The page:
(393al) First-Principles Calculations of the Role of PVP and PEO in the Controlled Synthesis of Colloidal Ag Nanostructures

Authors: 
Fichthorn, K., Pennsylvania State University


Inorganic colloidal nanomaterials exhibit size- and shape-dependent
properties with enormous potential in a variety of applications
including sensing, catalysis, and electronics.  Solution-phase polyol
synthesis has become a popular method for preparing noble-metal
nanostructures with well-defined morphologies.  The key step in the
polyol process is in the presence of a polymeric capping agent that
determines the relative growth rates of the different crystallographic
facets of the nanoparticles. This capping mechanism depends on the
nature of the structure-directing agent and its weight percentage with
respect to the polyol.  We use density-functional theory to elucidate
the roles of polyvinylpyrrolidone (PVP) and polyethylene oxide (PEO)
polymers as structure-directing agents in the shape-selective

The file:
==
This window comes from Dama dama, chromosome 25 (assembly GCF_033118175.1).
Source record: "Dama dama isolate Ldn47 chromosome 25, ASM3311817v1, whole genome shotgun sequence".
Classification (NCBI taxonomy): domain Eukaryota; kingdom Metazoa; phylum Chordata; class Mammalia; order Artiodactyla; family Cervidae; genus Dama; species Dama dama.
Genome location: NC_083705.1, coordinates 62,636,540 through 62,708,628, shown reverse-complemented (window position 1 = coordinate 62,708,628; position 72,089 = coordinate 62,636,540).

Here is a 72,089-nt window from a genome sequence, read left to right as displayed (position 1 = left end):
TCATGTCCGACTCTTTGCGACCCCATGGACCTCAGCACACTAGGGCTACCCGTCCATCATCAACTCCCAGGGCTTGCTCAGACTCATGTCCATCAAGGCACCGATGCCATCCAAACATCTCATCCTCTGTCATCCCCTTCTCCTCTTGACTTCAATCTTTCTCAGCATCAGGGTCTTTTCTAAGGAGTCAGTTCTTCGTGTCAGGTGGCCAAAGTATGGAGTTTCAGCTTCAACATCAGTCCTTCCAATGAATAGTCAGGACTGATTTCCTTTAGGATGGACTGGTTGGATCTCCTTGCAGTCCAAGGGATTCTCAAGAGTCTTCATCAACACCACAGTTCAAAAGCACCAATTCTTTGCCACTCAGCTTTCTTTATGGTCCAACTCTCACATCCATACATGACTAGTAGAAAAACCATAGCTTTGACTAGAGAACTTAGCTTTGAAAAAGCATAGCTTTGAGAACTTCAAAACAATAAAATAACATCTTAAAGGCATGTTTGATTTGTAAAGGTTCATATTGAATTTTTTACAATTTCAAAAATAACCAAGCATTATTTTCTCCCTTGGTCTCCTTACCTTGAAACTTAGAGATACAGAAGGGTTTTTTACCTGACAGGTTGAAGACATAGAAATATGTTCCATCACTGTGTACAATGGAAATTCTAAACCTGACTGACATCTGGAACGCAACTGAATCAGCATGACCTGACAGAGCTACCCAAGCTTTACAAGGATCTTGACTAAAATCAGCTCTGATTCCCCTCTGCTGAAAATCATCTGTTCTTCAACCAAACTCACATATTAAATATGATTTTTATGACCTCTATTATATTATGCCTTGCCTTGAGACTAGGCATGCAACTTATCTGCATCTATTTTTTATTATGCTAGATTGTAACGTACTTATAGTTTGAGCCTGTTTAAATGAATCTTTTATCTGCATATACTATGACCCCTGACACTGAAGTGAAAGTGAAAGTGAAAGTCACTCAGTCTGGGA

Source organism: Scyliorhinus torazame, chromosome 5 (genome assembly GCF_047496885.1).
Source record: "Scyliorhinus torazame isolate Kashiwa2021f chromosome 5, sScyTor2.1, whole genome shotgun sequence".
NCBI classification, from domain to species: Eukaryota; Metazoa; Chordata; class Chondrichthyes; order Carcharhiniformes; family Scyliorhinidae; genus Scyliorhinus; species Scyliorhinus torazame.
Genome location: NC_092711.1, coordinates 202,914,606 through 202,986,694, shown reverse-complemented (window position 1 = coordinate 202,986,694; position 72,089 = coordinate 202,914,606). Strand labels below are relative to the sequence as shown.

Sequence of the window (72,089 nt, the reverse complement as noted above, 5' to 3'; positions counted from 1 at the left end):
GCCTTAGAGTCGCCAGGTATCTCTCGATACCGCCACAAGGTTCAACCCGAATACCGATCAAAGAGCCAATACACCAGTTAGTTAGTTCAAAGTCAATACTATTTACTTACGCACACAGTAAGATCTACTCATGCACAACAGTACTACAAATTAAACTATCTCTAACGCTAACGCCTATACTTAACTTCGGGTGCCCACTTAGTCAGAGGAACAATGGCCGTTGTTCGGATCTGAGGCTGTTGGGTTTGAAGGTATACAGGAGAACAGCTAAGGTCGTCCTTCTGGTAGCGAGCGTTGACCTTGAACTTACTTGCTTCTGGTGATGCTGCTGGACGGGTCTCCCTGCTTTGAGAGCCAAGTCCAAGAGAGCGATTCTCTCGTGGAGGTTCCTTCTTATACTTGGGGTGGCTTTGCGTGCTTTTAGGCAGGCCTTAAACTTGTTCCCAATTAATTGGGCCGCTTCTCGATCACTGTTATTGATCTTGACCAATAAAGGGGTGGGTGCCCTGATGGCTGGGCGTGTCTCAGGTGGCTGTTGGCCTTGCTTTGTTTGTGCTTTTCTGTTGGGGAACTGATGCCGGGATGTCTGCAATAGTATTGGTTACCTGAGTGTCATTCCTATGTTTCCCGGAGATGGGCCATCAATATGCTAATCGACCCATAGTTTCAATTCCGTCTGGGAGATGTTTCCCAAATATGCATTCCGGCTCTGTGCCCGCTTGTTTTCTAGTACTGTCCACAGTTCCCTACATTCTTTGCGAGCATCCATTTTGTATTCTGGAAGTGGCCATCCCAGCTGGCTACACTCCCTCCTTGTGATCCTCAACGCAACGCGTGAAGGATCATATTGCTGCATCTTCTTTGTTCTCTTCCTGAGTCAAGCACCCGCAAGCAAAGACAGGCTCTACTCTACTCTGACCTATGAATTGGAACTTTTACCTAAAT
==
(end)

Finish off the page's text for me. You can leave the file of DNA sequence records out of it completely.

synthesis of Ag nanostructures.  At the polymer segment level, we
identify several different binding conformers on Ag(100) and Ag(111),
and show they both have energetic preference for the {100} facet. This
preference results from a surface-sensitive balance between direct
binding and van der Waals attraction.  At the polymer chain level,
correlated segment binding leads to a strong preference for PVP bind
to Ag(100) but not for PEO.  Our study underscores differences between
small-molecule and polymeric structure-directing agents, and explains
why PVP is a better structure directing agent than PEO.
See more of this Session: Poster Session: Nanoscale Science and Engineering

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